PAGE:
This project has moved. For the latest updates, please go here.

Copy Worksheet is very very slow

Jun 15, 2014 at 4:33 PM
I have a process that creates about 200 sheets. In the end, I want them all in one workbook. (long story, I know it's not the best design, but I'm stuck with it).

Originally I tried doing just that, one workbook and adding all the sheets, but I kept running out of memory. So I decided to create a workbook for each sheet, and then at the end, combine all of the sheets into one. I thought this would be more efficient, but it takes far longer to copy a sheet than to create it. Almost by a factor of 10 or so, which makes no sense at all. The copy should be very fast I would think. I would have expected the copy to be faster than the create.

Any ideas on this? Due to memory constraints, I think my approach of separate sheets and combining them is the way to go, but the copy is so dreadfully slow.
        XLWorkbook wb = new XLWorkbook(XLEventTracking.Disabled);
        foreach (SheetPart mySheetPart in mySheetParts)
        {
            XLWorkbook wbSource = new XLWorkbook(mySheetPart.FileName, XLEventTracking.Disabled);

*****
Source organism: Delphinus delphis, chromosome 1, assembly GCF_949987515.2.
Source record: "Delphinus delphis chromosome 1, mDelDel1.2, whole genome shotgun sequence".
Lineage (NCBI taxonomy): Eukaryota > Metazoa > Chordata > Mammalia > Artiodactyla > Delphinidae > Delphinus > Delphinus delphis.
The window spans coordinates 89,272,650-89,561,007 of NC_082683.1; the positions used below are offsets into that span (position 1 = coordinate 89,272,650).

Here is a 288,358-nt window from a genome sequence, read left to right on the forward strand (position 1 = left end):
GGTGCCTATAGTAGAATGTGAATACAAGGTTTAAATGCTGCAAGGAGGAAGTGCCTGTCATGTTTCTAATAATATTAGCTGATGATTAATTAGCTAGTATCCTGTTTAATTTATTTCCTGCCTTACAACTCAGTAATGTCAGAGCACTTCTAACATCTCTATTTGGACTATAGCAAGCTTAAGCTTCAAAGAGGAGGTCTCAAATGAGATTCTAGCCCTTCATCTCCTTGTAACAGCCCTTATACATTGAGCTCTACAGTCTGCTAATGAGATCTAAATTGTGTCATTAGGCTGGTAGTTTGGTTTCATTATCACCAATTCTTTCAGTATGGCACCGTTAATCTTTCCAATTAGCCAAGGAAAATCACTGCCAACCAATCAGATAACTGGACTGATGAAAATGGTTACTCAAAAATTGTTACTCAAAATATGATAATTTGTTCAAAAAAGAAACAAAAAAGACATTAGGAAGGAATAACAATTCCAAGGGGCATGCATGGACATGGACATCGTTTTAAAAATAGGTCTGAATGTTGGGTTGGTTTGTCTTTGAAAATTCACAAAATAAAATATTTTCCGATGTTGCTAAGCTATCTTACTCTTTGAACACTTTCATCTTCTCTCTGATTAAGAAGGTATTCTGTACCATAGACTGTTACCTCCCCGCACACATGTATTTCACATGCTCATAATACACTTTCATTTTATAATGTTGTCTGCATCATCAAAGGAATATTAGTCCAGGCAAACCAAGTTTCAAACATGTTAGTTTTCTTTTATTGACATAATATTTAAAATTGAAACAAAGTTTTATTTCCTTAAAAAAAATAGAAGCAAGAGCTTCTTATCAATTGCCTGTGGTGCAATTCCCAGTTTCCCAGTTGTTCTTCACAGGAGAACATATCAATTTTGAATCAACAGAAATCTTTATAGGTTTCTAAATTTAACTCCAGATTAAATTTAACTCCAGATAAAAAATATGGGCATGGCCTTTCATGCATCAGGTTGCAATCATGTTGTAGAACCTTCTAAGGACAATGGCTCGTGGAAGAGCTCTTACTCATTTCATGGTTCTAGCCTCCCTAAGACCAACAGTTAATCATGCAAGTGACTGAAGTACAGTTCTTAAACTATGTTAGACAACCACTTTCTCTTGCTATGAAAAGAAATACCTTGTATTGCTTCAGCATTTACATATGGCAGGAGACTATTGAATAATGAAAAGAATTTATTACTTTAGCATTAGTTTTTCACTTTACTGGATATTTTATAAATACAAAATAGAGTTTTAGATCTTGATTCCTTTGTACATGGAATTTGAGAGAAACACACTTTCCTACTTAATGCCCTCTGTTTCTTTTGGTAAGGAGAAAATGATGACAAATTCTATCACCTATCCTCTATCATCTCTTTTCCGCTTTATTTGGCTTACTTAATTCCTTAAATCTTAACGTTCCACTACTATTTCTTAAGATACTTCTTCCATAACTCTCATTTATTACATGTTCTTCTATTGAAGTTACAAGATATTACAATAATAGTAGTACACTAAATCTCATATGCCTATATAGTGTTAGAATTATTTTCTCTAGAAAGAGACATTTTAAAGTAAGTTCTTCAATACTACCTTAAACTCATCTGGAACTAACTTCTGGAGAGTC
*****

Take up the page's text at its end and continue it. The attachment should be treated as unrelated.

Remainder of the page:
foreach (IXLWorksheet copySheet in wbSource.Worksheets)
            {
                copySheet.CopyTo(wb, copySheet.Name);
            }
            wbSource.Dispose();
            File.Delete(mySheetPart.FileName);
        }
        wb.SaveAs(FileName + "Final.xlsx");
Coordinator
Jun 18, 2014 at 9:39 PM
I'd say compile to x64 and create the file directly without the two steps.

Another thing that doesn't make sense is why would it run out of memory when you're creating a file with 200 sheets and not when you're copying 200 sheets. It doesn't make sense.
Jun 18, 2014 at 9:59 PM

I compile with ‘ANY CPU’, and I’ve verified that it is not running 32 bit. (Task manager does not have the ‘*32’ by it). So would compiling my app as X64 really make a difference?

Through ask manager, I’ve seen the memory hit 11 GB on this task, during the creation of the sheets. The resulting sheet is about 23 MB (which I know is compressed). So the 11 GB seems large.

A GREAT solution would be if you could tell ClosedXML to keep files on disk, rather than in memory.

Coordinator
Jun 18, 2014 at 10:04 PM
Can't do that, there are so many scenarios where you don't have access to a disk.

Back to your problem, if you can copy 200 sheets into a single file then you should be able to create the file one sheet at a time. You're probably leaving objects in memory.
Jun 18, 2014 at 10:19 PM
Originally, I opened a workbook, and wrote everything to it, and then did a 'saveas' at the end. But it would never finish, it kept blowing for memory.

The change I made was to put each section into a {} block, where I first do a 'create' and right before the } I do a 'save as'. I then dispose it. Now it runs fine and has no memory issues.

Building the sheets takes 60 to 80 minutes depending on a few variables. This step takes very little memory now.